Saturday 14th October 2023, 8:16am
By Kirsty Pallas, Mountain Safety Advisor, Mountaineering Scotland
Autumnís here. The mountains have started to turn orange, the temperatures are dropping, and this is the time of year when I start to look for a specific set of conditions Ė those needed to create a temperature inversion. But what makes inversions so special, and how do you find them?
What is an inversion?
Also known as a temperature inversion, itís a phenomenon where the temperature increases with altitude. Weíre used to experiencing the opposite in the mountains, and feeling cooler the higher we go. Because of this, cloud or fog will often form and hang in the glens or over the sea, giving a cold and foggy day low down, while it can be blue skies and warm up high!
What weather should you look out for?
While thereís different causes of inversions, the most common happen with a spell of settled high pressure. Think of clear, calm and very little wind, and you might be on track to see an inversion. It works by air from high up in the atmosphere starting to sink towards the ground, which dries it out and warms it up.
This acts like a lid, and traps cooler air underneath from escaping, including cloud and mist. This often happens in the evening as the ground cools quickly, so this cooler air moves down the slopes, and it pushes the warm air up above at the same time.
The Mountain Weather Information Service are usually quite good at spotting a good weather system and mentioning the chance of an inversion on their forecast, so keep checking their forecasts!
Where and when to go?
Inversions usually disappear through the day, as the sun warms everything up and burns off the cloud layer, so early morning or late afternoon are your best bet. And for a bonus, I think catching a sunrise or sunset above an inversion is very hard to beat! So, the timing of your day and when youíre going to be above the cloud layer is very important.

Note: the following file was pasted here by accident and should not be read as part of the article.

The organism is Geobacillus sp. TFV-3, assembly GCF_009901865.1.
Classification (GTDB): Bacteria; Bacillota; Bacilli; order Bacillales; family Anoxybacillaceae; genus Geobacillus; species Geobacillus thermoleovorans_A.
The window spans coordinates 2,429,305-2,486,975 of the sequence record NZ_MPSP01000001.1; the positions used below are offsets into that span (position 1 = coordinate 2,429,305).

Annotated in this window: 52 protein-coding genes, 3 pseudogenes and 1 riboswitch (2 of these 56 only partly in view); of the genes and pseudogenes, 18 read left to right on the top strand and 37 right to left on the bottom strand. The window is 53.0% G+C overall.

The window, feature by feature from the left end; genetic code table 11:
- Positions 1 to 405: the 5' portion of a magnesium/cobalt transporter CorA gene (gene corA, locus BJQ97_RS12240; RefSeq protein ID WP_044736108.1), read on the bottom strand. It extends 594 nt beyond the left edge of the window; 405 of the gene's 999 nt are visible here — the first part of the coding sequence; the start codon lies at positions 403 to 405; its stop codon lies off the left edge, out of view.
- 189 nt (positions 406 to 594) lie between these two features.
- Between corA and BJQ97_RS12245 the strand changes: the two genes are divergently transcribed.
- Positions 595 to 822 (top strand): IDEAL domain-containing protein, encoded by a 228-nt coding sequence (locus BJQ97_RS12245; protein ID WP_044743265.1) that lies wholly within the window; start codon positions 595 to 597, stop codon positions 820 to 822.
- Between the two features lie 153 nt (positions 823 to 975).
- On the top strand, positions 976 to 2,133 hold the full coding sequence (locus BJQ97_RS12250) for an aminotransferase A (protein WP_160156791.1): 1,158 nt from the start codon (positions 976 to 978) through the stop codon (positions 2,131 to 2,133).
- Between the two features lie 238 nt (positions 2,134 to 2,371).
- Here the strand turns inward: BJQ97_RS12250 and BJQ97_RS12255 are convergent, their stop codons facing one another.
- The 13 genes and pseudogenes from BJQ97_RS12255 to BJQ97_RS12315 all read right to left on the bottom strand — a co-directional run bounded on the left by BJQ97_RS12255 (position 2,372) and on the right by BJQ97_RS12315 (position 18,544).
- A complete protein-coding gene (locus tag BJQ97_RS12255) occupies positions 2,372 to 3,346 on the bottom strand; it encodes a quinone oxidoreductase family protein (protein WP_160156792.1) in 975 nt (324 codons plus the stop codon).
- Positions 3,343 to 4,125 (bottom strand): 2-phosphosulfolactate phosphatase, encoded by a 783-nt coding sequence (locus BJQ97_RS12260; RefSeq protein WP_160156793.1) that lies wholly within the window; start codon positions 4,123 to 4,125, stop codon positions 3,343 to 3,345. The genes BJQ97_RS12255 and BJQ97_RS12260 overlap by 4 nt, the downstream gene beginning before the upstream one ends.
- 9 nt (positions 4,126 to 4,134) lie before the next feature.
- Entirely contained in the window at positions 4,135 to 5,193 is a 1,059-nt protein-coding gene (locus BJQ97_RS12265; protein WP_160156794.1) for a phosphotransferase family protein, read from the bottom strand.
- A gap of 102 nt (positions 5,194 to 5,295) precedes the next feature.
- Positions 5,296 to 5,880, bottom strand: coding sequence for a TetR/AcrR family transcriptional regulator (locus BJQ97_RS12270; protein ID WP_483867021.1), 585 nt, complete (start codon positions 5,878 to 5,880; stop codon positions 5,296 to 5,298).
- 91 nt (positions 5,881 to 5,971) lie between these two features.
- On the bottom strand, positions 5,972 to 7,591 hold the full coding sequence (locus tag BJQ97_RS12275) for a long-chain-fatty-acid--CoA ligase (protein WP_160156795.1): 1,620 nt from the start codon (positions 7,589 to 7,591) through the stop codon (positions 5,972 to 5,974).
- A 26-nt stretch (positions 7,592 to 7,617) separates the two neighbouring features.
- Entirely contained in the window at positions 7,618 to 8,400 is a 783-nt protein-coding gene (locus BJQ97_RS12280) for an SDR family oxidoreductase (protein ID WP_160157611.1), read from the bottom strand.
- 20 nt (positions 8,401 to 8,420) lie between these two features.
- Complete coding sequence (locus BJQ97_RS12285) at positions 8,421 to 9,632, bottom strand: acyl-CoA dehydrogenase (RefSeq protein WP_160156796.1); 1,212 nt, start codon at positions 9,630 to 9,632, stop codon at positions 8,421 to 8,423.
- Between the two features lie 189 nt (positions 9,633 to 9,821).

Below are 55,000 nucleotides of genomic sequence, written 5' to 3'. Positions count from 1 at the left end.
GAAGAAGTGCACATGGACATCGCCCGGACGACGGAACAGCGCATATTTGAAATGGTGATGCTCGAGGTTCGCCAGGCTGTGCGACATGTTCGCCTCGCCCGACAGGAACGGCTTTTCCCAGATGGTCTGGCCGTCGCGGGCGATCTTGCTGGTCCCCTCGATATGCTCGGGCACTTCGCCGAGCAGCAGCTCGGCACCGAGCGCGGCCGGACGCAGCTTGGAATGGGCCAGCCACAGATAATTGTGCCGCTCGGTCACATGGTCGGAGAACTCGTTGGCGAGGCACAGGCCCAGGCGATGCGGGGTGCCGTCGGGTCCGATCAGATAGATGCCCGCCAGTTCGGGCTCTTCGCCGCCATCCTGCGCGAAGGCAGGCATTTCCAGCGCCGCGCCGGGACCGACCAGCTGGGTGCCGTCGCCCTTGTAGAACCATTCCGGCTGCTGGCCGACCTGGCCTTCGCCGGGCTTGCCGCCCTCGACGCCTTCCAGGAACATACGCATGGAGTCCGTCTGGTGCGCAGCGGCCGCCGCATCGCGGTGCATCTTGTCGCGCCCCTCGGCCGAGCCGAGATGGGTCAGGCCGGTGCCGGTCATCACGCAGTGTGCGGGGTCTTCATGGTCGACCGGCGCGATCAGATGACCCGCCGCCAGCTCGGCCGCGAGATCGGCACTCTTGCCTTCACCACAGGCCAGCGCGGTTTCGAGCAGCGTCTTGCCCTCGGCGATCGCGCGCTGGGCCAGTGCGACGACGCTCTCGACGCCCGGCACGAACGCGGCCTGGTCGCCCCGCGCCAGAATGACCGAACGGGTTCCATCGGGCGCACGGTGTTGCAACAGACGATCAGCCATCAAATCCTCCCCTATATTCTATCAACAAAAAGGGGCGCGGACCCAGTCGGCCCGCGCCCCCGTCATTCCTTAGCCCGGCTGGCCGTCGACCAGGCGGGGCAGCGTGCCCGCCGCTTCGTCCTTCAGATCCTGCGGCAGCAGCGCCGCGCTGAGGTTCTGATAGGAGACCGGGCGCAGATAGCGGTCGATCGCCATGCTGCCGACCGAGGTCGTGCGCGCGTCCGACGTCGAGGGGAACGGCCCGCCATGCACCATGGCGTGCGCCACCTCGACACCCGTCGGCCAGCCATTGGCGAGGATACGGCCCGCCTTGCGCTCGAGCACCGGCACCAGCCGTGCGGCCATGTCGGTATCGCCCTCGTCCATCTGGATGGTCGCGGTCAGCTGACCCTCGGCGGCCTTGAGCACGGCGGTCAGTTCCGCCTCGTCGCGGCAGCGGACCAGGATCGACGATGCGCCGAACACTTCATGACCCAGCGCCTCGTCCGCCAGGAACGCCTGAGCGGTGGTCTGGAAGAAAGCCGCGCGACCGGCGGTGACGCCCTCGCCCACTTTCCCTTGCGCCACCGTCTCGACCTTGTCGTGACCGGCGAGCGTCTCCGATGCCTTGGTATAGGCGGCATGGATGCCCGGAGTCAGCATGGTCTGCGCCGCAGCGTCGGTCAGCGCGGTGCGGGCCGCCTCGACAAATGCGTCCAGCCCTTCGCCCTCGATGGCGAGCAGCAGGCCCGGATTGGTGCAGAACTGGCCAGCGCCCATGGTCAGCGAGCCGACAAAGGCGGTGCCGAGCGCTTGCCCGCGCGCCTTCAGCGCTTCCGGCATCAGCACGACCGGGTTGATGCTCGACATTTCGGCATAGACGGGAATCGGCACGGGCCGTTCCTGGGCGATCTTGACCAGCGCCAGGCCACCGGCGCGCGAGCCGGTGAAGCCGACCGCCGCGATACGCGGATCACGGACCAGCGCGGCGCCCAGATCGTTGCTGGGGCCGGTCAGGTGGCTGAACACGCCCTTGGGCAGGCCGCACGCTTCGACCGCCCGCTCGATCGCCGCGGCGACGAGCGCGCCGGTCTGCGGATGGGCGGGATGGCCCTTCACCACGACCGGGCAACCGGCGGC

You also want to have a good outlook to the east or west, if youíre hoping for a sunrise or sunset respectively. Just a layer of clouds is impressive, but seeing other mountains poking through like islands really puts the whole view into perspective. I think about somewhere thatís maybe quite local, with a few hills, and a clear view to the east for a sunrise, or west for a sunset.
Brocken spectres and fogbows
These phenomena can also appear in similar conditions to an inversion, so keep an eye out! A brocken spectre is formed when the sun is behind you, and projects your shadow onto a bank of cloud, with a surrounding rainbow halo. A fogbow, which looks like a white rainbow, sometimes appears in a bank of cloud, and can only be seen if the sun is behind you.
Things to bring
I might be sitting on the hill watching the sunset above an inversion for half an hour or more, so I want to be comfortable. I like to have plenty of warm layers and a flask of something tasty. And if Iíve just watched the sunset, then Iím definitely going to be walking down in the dark, so a good headtorch is a must! Dropping into the cloud level will feel cold and dark, so prepare for that, rather than sitting in the sun above the clouds!